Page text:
Resources tagged with "permission"
Email newsletters are an easy, instantaneous and relatively inexpensive way to grab the attention of your audience with relevant information that they want to read. Here are a few of the top tips before you start! By applying some simple rules, they can become much more effective, including planning ahead, doing your homework, asking permission, setting expectations, getting your subject line right, knowing your audience, being relevant, interesting and consistent, and keeping it simple.Published:2013 Type: guide-toolkit
Gift Aid is a simple way for your charity to increase the value of gifts of money received from UK taxpayers. This factsheet will help you grasp the basics of Gift Aid, how it works, what it's worth to your organisation and why Gift Aid declarations are so important.Published:2013 Type: guide-toolkit
How should staff of an organisation use social media ethically and protect the company’s reputation?
These guidelines from the Ford Motor Company for its staff are an at-a-glance summary of how to behave in the social media world in an ethical and responsible way , observing lines between the company and private views, honesty, good manners, and times when they might have to refer upwards. Useful for any arts marketer, press or PR person or internal communications manager with responsibility for social media communications.Published:2013 Type: guide-toolkit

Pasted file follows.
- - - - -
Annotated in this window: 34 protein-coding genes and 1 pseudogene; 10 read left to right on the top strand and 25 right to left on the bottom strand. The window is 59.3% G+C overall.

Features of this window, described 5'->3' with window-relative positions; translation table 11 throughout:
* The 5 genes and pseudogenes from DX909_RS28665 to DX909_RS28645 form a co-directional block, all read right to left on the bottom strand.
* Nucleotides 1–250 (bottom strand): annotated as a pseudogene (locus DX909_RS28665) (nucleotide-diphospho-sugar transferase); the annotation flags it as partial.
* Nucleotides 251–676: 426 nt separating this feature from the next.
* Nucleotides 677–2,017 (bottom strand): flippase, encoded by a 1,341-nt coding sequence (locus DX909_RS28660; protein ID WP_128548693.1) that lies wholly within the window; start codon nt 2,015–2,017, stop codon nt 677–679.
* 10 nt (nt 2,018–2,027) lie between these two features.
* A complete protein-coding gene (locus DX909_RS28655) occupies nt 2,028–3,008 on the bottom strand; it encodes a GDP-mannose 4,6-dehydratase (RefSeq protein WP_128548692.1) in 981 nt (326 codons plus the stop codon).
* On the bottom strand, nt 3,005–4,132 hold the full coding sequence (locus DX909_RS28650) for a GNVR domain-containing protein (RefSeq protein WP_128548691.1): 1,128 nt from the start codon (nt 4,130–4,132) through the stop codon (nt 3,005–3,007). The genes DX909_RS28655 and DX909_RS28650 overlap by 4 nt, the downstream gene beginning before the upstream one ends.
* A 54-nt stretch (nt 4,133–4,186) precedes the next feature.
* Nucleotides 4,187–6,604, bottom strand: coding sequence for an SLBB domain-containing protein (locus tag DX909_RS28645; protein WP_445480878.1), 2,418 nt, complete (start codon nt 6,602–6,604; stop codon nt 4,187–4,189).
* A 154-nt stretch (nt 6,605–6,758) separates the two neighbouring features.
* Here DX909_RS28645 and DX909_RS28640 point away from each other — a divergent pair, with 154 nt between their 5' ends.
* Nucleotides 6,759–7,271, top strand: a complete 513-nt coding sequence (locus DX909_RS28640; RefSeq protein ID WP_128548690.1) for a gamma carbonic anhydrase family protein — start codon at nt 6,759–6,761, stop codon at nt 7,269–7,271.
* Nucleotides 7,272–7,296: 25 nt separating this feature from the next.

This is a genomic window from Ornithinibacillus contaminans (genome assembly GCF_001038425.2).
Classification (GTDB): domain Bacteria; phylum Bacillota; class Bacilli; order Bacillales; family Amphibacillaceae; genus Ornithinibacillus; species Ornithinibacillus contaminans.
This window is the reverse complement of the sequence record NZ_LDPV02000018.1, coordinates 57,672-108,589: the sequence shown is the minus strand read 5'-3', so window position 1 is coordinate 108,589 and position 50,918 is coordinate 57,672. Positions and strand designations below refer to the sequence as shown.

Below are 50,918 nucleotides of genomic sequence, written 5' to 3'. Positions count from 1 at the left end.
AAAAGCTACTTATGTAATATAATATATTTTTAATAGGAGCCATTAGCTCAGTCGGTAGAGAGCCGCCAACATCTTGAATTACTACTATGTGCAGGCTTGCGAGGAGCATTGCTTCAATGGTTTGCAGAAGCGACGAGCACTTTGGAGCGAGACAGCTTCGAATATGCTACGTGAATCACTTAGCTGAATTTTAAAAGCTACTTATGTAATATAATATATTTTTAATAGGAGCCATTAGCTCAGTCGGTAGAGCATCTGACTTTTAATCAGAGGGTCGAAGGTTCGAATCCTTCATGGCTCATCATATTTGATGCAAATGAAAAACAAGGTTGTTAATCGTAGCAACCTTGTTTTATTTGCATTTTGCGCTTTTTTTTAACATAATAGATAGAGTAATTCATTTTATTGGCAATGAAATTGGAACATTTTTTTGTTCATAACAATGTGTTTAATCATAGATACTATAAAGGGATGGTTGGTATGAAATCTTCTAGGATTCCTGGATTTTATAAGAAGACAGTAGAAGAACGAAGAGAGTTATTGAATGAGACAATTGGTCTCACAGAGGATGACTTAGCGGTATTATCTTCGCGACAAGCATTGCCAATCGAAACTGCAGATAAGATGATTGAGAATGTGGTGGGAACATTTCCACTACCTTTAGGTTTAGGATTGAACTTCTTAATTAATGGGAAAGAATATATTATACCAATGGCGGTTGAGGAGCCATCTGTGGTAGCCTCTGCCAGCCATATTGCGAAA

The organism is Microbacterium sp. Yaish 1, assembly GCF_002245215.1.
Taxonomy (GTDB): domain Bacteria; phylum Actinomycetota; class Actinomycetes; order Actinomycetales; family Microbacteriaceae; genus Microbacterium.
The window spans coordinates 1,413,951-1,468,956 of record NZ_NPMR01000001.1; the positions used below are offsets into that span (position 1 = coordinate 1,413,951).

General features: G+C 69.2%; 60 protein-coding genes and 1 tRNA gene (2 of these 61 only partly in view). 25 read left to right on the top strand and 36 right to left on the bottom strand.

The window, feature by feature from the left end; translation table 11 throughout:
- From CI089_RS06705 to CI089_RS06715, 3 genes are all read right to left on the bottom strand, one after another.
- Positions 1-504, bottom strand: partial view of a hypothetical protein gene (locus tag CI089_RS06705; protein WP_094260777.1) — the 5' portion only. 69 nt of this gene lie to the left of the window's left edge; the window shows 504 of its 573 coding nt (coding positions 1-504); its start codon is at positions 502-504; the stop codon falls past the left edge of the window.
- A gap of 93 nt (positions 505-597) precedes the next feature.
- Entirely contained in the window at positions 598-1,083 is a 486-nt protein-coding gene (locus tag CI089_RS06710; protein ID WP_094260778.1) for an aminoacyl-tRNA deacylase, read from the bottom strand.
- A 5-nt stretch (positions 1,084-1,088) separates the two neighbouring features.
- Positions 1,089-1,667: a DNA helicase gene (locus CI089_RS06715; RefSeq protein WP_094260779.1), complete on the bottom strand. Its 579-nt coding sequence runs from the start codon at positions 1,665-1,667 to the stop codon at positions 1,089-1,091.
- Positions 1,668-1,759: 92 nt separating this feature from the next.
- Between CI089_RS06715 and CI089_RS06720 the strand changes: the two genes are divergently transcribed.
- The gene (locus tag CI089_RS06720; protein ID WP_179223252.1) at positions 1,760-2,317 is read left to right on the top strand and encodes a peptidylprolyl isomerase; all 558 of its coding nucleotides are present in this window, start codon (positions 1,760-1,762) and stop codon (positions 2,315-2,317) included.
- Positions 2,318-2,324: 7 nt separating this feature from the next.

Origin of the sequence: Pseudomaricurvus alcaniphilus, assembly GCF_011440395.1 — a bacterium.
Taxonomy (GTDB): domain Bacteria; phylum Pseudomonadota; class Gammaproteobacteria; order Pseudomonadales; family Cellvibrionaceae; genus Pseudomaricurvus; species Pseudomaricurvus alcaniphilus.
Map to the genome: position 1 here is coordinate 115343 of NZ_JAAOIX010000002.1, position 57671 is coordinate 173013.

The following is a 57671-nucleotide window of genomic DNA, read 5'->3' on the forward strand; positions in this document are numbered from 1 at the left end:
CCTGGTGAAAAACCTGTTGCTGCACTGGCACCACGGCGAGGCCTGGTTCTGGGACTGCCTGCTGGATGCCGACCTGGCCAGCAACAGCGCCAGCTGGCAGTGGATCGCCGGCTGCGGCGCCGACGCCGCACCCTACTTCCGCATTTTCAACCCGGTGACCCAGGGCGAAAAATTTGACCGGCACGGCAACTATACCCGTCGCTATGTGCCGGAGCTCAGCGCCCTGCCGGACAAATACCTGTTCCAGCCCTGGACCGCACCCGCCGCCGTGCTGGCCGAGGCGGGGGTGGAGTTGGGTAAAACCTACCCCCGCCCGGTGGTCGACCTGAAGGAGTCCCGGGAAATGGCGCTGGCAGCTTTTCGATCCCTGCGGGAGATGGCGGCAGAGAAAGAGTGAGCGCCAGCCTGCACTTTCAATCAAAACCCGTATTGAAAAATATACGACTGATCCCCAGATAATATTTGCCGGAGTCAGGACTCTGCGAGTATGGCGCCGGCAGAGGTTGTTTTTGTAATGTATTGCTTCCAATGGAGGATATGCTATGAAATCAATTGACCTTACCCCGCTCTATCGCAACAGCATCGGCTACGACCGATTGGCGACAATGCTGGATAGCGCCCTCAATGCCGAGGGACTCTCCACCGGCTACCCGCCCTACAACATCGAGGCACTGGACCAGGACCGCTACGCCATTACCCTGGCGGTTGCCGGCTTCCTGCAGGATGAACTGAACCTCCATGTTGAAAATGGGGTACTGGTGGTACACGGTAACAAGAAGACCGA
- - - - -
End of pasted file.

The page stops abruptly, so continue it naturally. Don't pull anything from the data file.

Purple Seven’s Vital Statistics box office analysis system is the starting point for this presentation to the AMA New Media Marketing Day, on creating the best email marketing campaigns. It covers such aspects as why use email, driving visits to your website, boosting email sign-up rates, best practice in design for an email, the use of mages, how to adapt for mobile devices, and monitoring your email effectiveness.Published:2013 Type: guide-toolkit
In this digital age, when even the most average photographer can take a good enough picture and enhance it with some software, it seems that almost anyone can pass themselves off as a photographer. However, only a few very skilled creative photographers are actually worth investing in. A picture is only worth a thousand words when it captures a thousand words, i.e. a story. This case study from Wales Millennium Centre explores what this means; rather than simply shooting what is visible - it requires thought, a creative mind and keen eye to imbue the image with meaning.Published:2013 Type: case-study